RMS Carpathia Medals

On the evening of April 15, 1912, Harold Cottam was sitting in the Carpathia's radio room when he heard the unbelievable, Titanic's distress signal. During the next three and a half hours, Carpathia made its way to the Titanic's location navigating the dangerous ice fields. Upon arrival, the found the unsinkable ship had gone to the bottom two hours earlier. Discovering the lifeboats, Carpathia spent the next four hours rescuing 705 passengers. After some indecision as where to land, it was decided to head to New York harbor where it arrived on Thursday evening, April 18.


RMS Carpathia


The grateful survivors, through the Titanic Survivors Committee, commissioned a medal for the officers and crew of the Carpathia. Known as the Carpathia Commemorative M or simply the Carpathia Medal, the obverse featured a starboard view of the Carpathia sailing amongst icebergs with the lifeboats of R.M.S. Titanic in the water. The obverse is bordered with dolphins and surmounted by Neptune's head with a flowing beard. At the base of the obverse is a crossed anchor and staff. The reverse is inscribed, PRESENTED TO THE CAPTAIN OFFICERS AND CREW OF RMS CARPATHIA IN RECOGNITION OF GALLANT AND HEROIC SERVICE FROM THE SURVIVORS OF THE SS TITANIC APRIL 15TH 1912 DIEGES & CLUST NY. (maker's mark). Senior officers, including Captain Rostron, were given 14-karat yellow gold medals, junior officers received silver medals, and the crew received bronze medals. In total, 304 medals were awarded, 14 gold, 110 silver, and 180 bronze. Based on commentary, there may have been a small number, which were not awarded.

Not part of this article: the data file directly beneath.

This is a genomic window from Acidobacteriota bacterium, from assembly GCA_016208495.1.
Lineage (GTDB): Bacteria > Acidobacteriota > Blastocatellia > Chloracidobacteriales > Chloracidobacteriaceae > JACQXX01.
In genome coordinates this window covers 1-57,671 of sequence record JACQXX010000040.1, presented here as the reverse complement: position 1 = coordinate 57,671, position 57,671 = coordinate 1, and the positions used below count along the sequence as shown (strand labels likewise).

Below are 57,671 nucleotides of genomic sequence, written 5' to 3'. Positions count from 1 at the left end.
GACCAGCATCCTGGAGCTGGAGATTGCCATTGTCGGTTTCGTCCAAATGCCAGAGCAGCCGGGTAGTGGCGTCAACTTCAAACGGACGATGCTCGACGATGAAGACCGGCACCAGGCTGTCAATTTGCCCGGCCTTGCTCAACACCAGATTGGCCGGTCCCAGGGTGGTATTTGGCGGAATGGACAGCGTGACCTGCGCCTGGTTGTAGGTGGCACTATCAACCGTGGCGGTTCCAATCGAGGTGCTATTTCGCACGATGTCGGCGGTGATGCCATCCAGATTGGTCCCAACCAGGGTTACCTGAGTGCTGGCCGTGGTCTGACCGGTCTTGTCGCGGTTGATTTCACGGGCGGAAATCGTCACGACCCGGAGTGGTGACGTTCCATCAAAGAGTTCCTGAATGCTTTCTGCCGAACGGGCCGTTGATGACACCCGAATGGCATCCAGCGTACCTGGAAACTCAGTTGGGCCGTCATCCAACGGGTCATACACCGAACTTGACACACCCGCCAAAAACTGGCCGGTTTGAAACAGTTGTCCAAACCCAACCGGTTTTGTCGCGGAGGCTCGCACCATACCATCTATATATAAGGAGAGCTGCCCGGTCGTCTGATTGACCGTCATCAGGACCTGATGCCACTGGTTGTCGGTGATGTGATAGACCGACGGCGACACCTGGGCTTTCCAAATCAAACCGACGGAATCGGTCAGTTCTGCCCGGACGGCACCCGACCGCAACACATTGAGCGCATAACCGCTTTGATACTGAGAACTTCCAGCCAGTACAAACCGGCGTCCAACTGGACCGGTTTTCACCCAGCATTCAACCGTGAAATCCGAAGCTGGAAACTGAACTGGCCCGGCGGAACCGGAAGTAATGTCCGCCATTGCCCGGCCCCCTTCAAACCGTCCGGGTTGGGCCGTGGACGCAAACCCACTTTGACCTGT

Gold, Silver, and Bronze Carpathia Medals


Reverse Inscription and Captain Rostron's Knight Commander of the British Empire (pre-1937)


Values for the original medals range from 5,000 bps for a bronze medal, 8,000 bps for a silver medal, and 18,000 to 25,000 bps for a gold medal. Copies exist, but the provenance of the originals are generally accurate.


Sir Arthur Henry Rostron's Congressional Gold Medal


Captain Rostron was knighted as Knight Commander of the British Empire during January 1919 by King George V. He was later a guest of President William Howard Taft at the White House, where he was presented with a Congressional Gold Medal, the highest honor the United States Congress could confer upon an individual.

In a sad postscript, Carpathia was sunk on July 17, 1918 after being torpedoed three times by the German submarine U-55 off the southern Irish coast with a loss of five crew members.


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